JEDDAH: Saudi Arabia’s Visual Arts Commission launched “AlHasa Hassana,” a photography exhibition curated by Mohamed Somji, at Hayy Jameel in Jeddah on Sunday.
The exhibition, showcasing winning entrants to the Kingdom Photography Award, as well as newly commissioned pieces by professional photographers, runs from Feb. 11 to March 2.
For the second consecutive year, professional photographers from Saudi Arabia and around the world were invited to explore the Kingdom and capture its diverse beauty through their lenses. Each year, a different region of Saudi Arabia is chosen as the focus of the award, and this year, the lush oasis of Al-Ahsa served as the inspiration.
Dina Amin, CEO of the Visual Arts Commission, discussed the unique experience of the artists involved in the exhibition.
“During the setup phase, the professional artists were fully immersed in the life of Al-Ahsa, experiencing the environment and the local way of living,” she said.
“The phrase ‘AlHasa Hassana’ resonated with them, symbolizing the authenticity and genuineness of their experience. This authenticity is what we aim to capture and convey through this exhibition.”
Speaking about the goals of the exhibition, Amin added: “We have two aims for this project. The first is to engage professional photographers from around the world and within Saudi Arabia to create a visual archive of a specific place. We want to capture the essence and heartbeat of that place through artistic engagement, rather than simply documenting the physical aspects.
“The second aim is to discover and celebrate the immense talent of visual artists in Saudi Arabia, encouraging inclusivity and providing a platform for all to showcase their work.”
When asked about what visitors can learn from the exhibition, Amin emphasized the power of artistic communication and exchange. She said: “Art is a language of sharing thoughts, passion, concepts, and ideas. Through this exhibition, we aim to amplify the voices of the artists and create moments of connectivity between artists, audiences, and communities.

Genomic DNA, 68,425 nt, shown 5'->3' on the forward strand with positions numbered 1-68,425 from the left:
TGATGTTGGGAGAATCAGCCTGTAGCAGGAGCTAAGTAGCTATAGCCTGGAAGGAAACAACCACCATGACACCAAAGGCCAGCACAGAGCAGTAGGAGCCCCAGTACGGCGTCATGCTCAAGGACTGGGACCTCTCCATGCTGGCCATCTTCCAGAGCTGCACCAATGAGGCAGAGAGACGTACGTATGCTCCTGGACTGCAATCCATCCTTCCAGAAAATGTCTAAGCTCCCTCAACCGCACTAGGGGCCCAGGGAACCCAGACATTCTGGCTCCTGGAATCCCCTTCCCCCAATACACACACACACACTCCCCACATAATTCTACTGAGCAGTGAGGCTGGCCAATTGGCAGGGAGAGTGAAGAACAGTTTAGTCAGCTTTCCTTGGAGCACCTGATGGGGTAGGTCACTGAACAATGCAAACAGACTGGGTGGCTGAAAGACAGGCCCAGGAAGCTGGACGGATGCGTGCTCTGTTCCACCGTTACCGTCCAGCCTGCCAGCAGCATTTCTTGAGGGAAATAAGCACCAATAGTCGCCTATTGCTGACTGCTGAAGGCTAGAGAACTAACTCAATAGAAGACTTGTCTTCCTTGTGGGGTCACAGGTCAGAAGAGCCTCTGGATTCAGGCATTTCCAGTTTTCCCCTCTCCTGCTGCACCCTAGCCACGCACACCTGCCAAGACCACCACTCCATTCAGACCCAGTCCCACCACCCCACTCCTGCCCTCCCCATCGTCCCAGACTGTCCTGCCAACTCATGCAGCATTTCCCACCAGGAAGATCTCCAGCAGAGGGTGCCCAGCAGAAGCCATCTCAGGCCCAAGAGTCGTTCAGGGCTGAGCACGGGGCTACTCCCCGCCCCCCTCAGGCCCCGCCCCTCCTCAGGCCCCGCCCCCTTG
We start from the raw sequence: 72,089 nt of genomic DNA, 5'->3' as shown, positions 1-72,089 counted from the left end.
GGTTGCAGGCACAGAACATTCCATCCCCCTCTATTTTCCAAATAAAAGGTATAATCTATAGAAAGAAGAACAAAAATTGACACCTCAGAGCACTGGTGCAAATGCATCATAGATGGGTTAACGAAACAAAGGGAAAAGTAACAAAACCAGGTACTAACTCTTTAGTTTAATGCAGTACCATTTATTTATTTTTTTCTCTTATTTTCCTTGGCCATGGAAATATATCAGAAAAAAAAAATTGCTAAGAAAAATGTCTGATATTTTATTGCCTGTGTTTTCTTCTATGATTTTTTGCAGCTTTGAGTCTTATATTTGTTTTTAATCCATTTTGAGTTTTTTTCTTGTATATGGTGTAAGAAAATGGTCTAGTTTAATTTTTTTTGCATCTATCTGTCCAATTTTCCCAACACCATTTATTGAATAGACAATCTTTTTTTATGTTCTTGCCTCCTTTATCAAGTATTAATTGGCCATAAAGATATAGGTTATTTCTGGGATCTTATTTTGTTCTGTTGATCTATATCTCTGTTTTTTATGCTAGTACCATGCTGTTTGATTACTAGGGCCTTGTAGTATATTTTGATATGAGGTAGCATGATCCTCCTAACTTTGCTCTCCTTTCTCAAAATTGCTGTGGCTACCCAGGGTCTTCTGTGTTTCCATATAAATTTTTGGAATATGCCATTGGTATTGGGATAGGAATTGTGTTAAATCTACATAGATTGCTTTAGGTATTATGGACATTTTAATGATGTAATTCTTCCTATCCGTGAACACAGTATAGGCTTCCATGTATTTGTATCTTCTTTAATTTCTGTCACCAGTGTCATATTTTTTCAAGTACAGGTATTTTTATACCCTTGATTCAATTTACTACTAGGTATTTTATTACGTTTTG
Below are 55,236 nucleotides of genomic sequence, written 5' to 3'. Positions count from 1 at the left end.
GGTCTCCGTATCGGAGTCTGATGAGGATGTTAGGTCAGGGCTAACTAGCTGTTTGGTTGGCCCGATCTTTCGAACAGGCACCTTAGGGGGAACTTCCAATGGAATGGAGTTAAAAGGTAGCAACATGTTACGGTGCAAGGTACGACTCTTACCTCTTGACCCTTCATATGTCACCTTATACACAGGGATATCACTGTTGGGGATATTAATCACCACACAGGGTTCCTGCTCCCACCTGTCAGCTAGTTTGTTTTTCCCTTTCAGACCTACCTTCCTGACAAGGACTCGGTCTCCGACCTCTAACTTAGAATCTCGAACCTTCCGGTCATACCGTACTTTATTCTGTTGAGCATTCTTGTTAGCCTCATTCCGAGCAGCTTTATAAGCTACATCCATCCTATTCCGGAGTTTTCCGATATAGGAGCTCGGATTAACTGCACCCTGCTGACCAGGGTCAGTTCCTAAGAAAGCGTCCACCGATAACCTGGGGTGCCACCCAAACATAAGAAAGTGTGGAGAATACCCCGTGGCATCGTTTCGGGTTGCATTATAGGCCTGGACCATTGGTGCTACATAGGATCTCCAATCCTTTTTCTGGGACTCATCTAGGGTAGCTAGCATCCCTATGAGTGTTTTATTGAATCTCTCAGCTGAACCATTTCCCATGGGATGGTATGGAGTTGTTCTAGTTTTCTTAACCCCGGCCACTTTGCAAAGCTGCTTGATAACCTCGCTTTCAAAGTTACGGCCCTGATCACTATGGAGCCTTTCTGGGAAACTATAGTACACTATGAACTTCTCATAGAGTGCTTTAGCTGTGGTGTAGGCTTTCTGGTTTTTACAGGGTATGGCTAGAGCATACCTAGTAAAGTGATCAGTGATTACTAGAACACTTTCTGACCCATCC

“It’s an opportunity to celebrate local talent, bring people together, and provide an awakening for those who may not be familiar with Saudi Arabia.”
The photographers selected to participate include Abdo Shanan from Algeria, Alejandro Chaskielberg from Argentina, Farah Foudeh from Jordan, Latifa Al-Bokhari from Saudi Arabia, and compatriot Tasneem Alsultan.
Somji, photographer, curator and director of Gulf Photo Plus, said: “Al-Ahsa, since the dawn of history, has been a keeper of the memory of Saudi culture. It is more than its fertile soil and lush date palms. The landscape influences all aspects of Hassawi culture, from the food to the traditions to the rituals of everyday life. Today, it echoes with traces of journeys across time and kingdoms. ‘AlHasa Hassana’ distills the essence of Al-Ahsa, with our five photographers exploring the region and telling the stories of how intricate connections bind the people to their land.”